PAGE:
By the time our team arrived in Barcelona, the hype of new product and solution launches had already peaked in the press. This also meant that the ordinary visitor had a much better chance to experience a wide range of demos because the press and all the representatives from big companies had already had their go. Since our team had been building some of the demos for our client we knew to some extend what would be the trending topics and possible hot technologies used in demonstrations.
If we slice the experience from the surface towards the different solutions presented, we couldn’t see much originality in the tag lines of different companies. Such as; “We simplify the wireless world”, “ We make connectivity simple”, “Drive network consolidation”, “Unlock the power of IoT”, “Industrial IoT”, “Take control of IoT”, “Growing 5G innovation”, “Evolution to 5G”, “5G enables autonomous driving”, “Connected cars of the future”, “Build more than a network”, “Always in touch to connect what’s essential in your life”, “Open roads to better connected world”. The list of similar subject lines felt endless. Surely everyone understands it is a must to bring out the big themes up front to the visitors and customers, but after that do the exhibitors make an impact through more deeper experiences after entering their stands. Some did, some didn’t.
With the crowds both at the event and on the way there, you end up valuing simplicity and brevity of the experience. Nearly everyone had virtual reality and interactive screen demos. This meant that lot of the experience depended on the delivery and presentation made by the demo presenter, and thus he or she would play a big role in making an impact. The challenge is often in finding the right balance between sharing a concrete scenario that everyone can relate to and describing the business benefits of the presented cloud powered solutions while also being able to prove the readiness of the solution through enough evidence. Many of the big players seemed to do this by giving almost equal presence for both their B2B and B2C products. A lot of the real estate at various stands was given to high tech consumer products; mobile devices of different screen sizes and input methods, as well as wearables. The attractiveness of the consumer products display was mostly relying on the visitor’s passion for sports or fashion and spiced up by a few differentiating products such as Nokia’s acquired Withings devices.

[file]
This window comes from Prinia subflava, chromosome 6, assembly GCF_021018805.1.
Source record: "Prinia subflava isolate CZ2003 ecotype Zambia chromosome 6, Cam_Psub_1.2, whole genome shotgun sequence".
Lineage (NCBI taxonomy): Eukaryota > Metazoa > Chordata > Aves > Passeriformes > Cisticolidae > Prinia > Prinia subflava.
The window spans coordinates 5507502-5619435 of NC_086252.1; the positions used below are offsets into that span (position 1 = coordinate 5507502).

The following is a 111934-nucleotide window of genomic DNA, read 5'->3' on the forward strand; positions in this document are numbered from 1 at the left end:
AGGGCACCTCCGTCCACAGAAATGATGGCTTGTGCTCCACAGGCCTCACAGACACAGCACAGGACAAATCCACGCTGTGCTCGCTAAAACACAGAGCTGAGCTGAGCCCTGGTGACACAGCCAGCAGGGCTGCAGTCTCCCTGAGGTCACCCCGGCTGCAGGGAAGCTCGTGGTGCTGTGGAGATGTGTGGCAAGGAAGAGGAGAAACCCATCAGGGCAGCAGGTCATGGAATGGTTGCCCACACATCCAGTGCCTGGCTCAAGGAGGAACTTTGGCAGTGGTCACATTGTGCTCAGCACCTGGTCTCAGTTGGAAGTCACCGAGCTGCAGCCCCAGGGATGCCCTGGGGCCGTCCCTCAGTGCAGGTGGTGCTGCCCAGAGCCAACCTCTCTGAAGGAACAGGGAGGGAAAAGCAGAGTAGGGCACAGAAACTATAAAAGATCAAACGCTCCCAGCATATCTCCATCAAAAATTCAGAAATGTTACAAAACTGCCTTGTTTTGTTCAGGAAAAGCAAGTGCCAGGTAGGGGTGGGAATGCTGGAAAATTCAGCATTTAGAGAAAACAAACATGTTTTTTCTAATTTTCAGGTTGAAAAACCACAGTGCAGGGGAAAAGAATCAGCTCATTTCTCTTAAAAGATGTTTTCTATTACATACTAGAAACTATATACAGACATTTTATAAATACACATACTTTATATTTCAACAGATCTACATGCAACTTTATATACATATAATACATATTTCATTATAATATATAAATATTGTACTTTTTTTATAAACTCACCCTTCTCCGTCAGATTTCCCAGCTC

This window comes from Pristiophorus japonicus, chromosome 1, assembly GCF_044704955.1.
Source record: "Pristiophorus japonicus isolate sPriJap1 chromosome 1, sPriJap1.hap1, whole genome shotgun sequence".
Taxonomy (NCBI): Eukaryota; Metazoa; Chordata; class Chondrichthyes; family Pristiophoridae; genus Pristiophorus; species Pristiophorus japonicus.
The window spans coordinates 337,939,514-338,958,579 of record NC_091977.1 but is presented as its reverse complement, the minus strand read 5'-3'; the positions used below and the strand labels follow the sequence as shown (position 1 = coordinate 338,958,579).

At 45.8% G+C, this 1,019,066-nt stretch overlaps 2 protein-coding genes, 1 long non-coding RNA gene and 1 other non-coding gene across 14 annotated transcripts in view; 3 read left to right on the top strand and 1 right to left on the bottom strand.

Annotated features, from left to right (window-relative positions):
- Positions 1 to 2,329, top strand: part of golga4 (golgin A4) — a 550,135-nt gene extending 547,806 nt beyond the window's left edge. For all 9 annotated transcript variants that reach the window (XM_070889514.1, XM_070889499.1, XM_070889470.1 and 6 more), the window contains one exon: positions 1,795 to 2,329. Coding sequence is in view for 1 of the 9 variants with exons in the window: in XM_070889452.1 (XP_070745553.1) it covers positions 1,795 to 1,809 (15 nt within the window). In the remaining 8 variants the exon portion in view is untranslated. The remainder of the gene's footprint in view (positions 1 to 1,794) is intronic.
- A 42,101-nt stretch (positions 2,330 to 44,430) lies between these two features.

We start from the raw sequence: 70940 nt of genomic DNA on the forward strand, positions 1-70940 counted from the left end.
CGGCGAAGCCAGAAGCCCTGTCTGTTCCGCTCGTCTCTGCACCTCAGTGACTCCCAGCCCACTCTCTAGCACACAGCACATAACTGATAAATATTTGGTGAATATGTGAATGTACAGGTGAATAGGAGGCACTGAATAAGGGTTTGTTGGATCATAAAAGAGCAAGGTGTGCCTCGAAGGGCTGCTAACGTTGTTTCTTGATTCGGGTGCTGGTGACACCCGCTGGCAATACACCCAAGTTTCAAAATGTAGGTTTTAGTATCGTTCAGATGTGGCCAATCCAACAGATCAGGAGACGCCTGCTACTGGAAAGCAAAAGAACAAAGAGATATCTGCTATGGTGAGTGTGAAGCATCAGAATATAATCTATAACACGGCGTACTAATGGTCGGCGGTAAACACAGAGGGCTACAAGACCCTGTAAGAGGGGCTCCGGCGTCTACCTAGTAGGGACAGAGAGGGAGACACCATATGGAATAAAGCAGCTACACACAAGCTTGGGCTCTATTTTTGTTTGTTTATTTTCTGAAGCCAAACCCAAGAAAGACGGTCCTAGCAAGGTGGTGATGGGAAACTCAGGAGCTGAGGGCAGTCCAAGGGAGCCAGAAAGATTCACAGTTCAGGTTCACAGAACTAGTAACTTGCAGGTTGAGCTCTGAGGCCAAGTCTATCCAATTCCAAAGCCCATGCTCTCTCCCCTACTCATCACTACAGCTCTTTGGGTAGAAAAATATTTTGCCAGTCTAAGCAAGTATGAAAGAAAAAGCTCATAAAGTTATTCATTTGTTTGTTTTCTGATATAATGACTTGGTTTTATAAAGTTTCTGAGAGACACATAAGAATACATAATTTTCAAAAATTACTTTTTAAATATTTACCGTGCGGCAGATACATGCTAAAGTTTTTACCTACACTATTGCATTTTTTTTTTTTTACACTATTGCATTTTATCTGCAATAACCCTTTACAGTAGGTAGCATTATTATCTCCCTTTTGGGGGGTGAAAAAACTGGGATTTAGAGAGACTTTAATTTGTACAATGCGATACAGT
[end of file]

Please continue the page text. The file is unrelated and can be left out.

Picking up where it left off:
The best demo experiences were delivered by well trained staff members with clear presentation and differentiating branding down to the finalised designs of the demo’s digital design as well as the physical environment. The most advanced demo experiences were no longer virtual reality videos or 360-degree view through VR gear, but augmented reality such as HoloLens or gamification of 5G was added to make the experience more memorable and entertaining. Of course the presentation technology itself does not make cool experience, but if you use it in a way no one else does and bring your solutions to life like no competitor could. We could see that the limits of these technologies had not been pushed to its limits yet. Instantly ideas came to mind how we can learn from this to lift the visitor experience to the next level for the MWC 2018. Maybe that will be the year of merged reality, when it actually becomes hard to differentiate between VR, AR and actual reality.